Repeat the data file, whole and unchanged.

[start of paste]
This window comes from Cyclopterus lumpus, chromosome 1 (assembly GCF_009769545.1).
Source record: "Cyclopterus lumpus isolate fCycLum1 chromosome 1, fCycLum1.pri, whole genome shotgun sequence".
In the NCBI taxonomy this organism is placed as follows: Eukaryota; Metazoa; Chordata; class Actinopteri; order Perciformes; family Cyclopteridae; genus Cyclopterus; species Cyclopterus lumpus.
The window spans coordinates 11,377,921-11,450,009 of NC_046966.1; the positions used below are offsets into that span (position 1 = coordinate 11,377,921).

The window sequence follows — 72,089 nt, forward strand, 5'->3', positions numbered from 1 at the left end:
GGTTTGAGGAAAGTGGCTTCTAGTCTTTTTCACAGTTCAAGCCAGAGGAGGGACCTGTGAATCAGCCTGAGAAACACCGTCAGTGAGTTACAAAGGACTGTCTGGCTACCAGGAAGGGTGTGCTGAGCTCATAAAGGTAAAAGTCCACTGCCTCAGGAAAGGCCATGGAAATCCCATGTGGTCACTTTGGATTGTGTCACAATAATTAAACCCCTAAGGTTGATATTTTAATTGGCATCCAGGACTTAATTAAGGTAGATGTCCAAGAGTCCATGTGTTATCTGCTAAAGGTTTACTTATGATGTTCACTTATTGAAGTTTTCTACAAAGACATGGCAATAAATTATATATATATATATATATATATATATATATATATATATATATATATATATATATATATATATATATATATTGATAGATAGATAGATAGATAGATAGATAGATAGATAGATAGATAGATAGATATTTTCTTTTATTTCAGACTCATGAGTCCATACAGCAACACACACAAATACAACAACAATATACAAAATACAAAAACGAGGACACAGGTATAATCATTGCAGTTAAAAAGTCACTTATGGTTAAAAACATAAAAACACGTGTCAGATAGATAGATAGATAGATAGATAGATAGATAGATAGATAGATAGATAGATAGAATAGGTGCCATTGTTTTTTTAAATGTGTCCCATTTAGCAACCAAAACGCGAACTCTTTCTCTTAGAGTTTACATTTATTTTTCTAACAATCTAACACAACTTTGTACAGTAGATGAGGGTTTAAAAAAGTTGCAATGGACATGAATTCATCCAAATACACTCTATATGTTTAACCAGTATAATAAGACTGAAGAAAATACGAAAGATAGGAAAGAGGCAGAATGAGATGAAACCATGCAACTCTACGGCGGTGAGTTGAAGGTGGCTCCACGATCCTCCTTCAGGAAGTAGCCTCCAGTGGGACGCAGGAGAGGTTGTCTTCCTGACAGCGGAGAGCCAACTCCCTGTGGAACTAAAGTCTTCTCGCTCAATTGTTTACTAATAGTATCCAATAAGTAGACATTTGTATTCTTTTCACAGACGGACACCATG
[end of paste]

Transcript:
This window comes from Cyclopterus lumpus, chromosome 1 (assembly GCF_009769545.1).
Source record: "Cyclopterus lumpus isolate fCycLum1 chromosome 1, fCycLum1.pri, whole genome shotgun sequence".
In the NCBI taxonomy this organism is placed as follows: Eukaryota; Metazoa; Chordata; class Actinopteri; order Perciformes; family Cyclopteridae; genus Cyclopterus; species Cyclopterus lumpus.
The window spans coordinates 11,377,921-11,450,009 of NC_046966.1; the positions used below are offsets into that span (position 1 = coordinate 11,377,921).

The window sequence follows — 72,089 nt, forward strand, 5'->3', positions numbered from 1 at the left end:
GGTTTGAGGAAAGTGGCTTCTAGTCTTTTTCACAGTTCAAGCCAGAGGAGGGACCTGTGAATCAGCCTGAGAAACACCGTCAGTGAGTTACAAAGGACTGTCTGGCTACCAGGAAGGGTGTGCTGAGCTCATAAAGGTAAAAGTCCACTGCCTCAGGAAAGGCCATGGAAATCCCATGTGGTCACTTTGGATTGTGTCACAATAATTAAACCCCTAAGGTTGATATTTTAATTGGCATCCAGGACTTAATTAAGGTAGATGTCCAAGAGTCCATGTGTTATCTGCTAAAGGTTTACTTATGATGTTCACTTATTGAAGTTTTCTACAAAGACATGGCAATAAATTATATATATATATATATATATATATATATATATATATATATATATATATATATATATATATATATATATATTGATAGATAGATAGATAGATAGATAGATAGATAGATAGATAGATAGATAGATATTTTCTTTTATTTCAGACTCATGAGTCCATACAGCAACACACACAAATACAACAACAATATACAAAATACAAAAACGAGGACACAGGTATAATCATTGCAGTTAAAAAGTCACTTATGGTTAAAAACATAAAAACACGTGTCAGATAGATAGATAGATAGATAGATAGATAGATAGATAGATAGATAGATAGATAGAATAGGTGCCATTGTTTTTTTAAATGTGTCCCATTTAGCAACCAAAACGCGAACTCTTTCTCTTAGAGTTTACATTTATTTTTCTAACAATCTAACACAACTTTGTACAGTAGATGAGGGTTTAAAAAAGTTGCAATGGACATGAATTCATCCAAATACACTCTATATGTTTAACCAGTATAATAAGACTGAAGAAAATACGAAAGATAGGAAAGAGGCAGAATGAGATGAAACCATGCAACTCTACGGCGGTGAGTTGAAGGTGGCTCCACGATCCTCCTTCAGGAAGTAGCCTCCAGTGGGACGCAGGAGAGGTTGTCTTCCTGACAGCGGAGAGCCAACTCCCTGTGGAACTAAAGTCTTCTCGCTCAATTGTTTACTAATAGTATCCAATAAGTAGACATTTGTATTCTTTTCACAGACGGACACCATG